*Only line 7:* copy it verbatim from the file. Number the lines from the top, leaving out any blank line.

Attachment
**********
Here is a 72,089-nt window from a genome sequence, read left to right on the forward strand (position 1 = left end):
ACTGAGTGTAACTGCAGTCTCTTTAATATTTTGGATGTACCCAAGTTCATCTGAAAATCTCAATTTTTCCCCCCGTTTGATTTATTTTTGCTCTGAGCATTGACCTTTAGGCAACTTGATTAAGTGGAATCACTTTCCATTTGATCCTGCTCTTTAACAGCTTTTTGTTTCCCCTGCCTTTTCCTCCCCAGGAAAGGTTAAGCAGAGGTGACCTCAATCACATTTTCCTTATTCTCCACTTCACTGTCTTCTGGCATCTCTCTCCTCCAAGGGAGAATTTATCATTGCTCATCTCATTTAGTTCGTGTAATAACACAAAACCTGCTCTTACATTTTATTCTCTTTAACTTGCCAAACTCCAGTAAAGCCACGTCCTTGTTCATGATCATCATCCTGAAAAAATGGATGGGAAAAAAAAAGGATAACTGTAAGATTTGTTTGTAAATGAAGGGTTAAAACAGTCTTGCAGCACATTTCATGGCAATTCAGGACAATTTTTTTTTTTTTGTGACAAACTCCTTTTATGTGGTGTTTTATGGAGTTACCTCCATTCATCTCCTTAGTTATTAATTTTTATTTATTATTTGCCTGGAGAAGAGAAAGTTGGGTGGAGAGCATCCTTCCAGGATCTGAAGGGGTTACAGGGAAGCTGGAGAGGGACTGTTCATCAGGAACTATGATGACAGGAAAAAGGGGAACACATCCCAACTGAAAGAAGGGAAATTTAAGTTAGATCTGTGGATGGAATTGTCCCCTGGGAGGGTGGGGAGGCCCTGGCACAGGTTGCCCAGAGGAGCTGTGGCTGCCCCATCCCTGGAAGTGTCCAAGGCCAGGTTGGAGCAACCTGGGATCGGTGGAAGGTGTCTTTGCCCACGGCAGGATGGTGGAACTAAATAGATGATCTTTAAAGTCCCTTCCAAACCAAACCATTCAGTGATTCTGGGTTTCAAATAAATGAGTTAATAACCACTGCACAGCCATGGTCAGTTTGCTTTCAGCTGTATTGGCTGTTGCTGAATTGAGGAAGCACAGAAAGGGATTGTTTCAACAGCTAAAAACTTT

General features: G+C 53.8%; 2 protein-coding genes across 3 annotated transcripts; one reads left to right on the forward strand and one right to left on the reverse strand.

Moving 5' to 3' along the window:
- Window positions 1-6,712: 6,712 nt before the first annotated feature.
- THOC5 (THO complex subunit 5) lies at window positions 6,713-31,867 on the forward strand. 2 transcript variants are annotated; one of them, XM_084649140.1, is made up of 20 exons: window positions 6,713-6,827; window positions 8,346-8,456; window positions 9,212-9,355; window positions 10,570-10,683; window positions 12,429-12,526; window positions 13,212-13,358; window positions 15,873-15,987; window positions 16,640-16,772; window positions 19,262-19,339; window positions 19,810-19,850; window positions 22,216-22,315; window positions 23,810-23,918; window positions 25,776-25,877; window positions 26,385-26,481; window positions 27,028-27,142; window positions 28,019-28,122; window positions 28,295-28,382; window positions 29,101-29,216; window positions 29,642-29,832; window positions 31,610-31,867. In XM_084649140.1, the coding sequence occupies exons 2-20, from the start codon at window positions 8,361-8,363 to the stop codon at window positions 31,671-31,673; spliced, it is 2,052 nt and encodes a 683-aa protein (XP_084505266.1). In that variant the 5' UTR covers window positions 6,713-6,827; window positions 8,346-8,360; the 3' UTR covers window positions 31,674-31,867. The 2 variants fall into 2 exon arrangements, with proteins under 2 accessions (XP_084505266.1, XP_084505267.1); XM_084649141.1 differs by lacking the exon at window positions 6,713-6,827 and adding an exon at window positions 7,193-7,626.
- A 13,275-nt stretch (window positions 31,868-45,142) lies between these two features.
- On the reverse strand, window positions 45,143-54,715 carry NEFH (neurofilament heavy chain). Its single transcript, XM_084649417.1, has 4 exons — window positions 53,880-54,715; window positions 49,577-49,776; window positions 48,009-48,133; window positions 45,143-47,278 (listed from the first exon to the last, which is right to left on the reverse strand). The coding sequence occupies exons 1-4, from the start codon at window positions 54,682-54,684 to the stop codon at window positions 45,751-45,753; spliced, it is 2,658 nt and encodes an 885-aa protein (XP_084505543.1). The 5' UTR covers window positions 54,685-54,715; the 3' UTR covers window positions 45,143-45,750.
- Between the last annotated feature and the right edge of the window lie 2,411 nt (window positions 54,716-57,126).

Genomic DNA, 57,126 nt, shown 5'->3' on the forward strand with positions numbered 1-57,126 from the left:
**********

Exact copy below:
- A 13,275-nt stretch (window positions 31,868-45,142) lies between these two features.